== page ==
I’ve meditated before on how hard it is for authors to sit on their hands and not argue with a review they disagree with. I’ve also said I think it’s the only right way to handle it. As an author, you have to put your book out there and let it speak for itself. If a reviewer doesn’t “get” it or doesn’t like it, for whatever reason, it’s appropriate to thank the reviewer for their time and then turn away. (I did recently respond to a review in which the reader said she found the POV shifts hard to follow, and because I knew we’d taken out the scene breaks that originally demarcated them in the editorial cycle, I mentioned that in my comment. But even without the scene breaks, if she wasn’t sure whose POV she was in at all times, it’s my fault as the author for not making it clearer and obviously something I can do better.)
That said, I’ve been thinking lately about what is “fair” in a review and what isn’t. In recent weeks, I’ve noticed a fair number of comment threads in which the reviewer is taken to task for allowing his or her biases, education, or preferences to “prejudice” their reading of the book. Apparently, these folks think that reviewers ought to read as if they are blank slates, with no prejudices whatsoever, and judge the book solely based upon…what exactly?
And that’s the problem, isn’t it? If a reviewer can’t invoke his or her biases, education, or preferences in evaluating a book, what the heck is left? I don’t know how anyone can ever come to a book without any preconceptions. It’s just not possible. Every reader’s response to every book is as individual as that person. If no one is allowed to bring their life experiences to their perceptions of a book, no one can ever review any book, period, because everyone’s reaction to a book is inherently subjective. There’s no such thing as an “objective” review, and I think we ought to throw the idea that they can or ought to be out the window with the baby and the bathwater.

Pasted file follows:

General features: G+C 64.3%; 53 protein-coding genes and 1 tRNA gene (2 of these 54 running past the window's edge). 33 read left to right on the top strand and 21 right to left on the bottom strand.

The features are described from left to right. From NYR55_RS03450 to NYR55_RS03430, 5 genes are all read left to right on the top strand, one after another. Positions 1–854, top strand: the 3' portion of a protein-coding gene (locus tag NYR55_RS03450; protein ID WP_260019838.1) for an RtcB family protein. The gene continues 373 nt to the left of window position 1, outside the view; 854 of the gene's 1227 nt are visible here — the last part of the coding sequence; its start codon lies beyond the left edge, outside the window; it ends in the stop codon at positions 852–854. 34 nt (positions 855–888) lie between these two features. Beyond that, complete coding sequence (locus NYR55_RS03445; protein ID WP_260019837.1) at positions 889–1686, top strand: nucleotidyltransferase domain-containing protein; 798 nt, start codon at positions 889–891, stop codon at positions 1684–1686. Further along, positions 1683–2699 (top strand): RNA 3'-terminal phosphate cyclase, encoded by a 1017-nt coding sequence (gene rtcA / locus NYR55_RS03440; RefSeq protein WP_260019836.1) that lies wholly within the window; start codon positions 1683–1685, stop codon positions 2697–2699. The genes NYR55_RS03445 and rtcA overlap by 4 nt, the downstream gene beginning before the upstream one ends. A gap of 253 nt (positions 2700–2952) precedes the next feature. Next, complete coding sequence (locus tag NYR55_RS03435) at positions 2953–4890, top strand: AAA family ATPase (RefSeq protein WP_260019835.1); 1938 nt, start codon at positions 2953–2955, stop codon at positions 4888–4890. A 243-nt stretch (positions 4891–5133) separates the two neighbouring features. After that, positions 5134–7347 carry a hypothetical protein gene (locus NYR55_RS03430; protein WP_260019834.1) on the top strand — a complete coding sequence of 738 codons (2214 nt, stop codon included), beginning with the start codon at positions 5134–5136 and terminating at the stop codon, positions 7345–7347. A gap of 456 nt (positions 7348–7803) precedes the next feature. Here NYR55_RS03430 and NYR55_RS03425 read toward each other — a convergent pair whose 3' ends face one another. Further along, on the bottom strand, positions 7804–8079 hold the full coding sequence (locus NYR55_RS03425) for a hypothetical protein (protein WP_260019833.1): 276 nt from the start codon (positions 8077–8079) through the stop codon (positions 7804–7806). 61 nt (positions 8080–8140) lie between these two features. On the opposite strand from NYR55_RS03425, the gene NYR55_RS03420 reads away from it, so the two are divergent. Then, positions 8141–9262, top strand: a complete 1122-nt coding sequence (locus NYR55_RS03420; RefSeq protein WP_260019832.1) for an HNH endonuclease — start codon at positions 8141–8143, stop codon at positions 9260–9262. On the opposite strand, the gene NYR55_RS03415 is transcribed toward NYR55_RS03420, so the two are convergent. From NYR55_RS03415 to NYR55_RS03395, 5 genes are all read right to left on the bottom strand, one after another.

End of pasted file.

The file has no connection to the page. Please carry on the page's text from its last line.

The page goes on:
That said, there’s objective and then there’s “objective.” By “objective” in quotes, I mean that the reviewer has somehow been “cherry-picked” and/or influenced in some manner to give a particular review, usually a positive one rather than a negative one. As an author, I always prefer reviews written by people with whom I have no personal relationship. Not that I don’t love hearing how my friends loved my book, but that’s a lot less important to me than the opinion of a reader I don’t know from Adam. I also find there are some review sites which seem to give glowing reviews of nearly every book they review. I tend to have a lot less faith in the “objectivity” of those reviews, especially when I know the publisher has provided a free copy, than of those where the ratings vary from the very positive to the very negative. (And I would be just as wary, of course, of a review site that seemed to post nothing but negative reviews.)
I also think it’s not fair to give a book a negative review because you don’t like the author personally, because you think the author is ugly or fat, or because (and this one is a little more slippery) because you hate all books of that genre. This isn’t to say that I don’t think reviewers should ever try to read a book in a genre that hasn’t previously appealed to them or to read books with characters or plot situations they usually find unpleasant or distasteful. It’s just to say that if the only reason for reading it is to confirm your suspicion that you are right and everything like this is trash, it may not be a good idea of actually write a review after you’ve read it, unless, of course, you are completely upfront about your intentions. (And by, it might not be a good idea, I don’t mean you can’t write a review. I just mean that when people accuse you of not being fair in your review, they’re probably right.) This sort of thing happens a lot with books in the romance genre (we’ve all read the opinions of people who’ve read one romance and concluded it’s all mindless drivel), but I’m sure it also happens to books in other genres as well, and that sort of blanket criticism truly isn’t fair.
But other than those situations, I can’t think about much that’s not as fair in reviews as it is in love and war. As a writer, I might like it if I could tell readers to judge the book solely by MY intentions and what I believe I put on the page, but the reality is, I know that’s impossible. One reason I know it’s impossible is because I can’t do it, either.
So, what do you think? What makes a review fair or unfair? I’d love to hear your thoughts.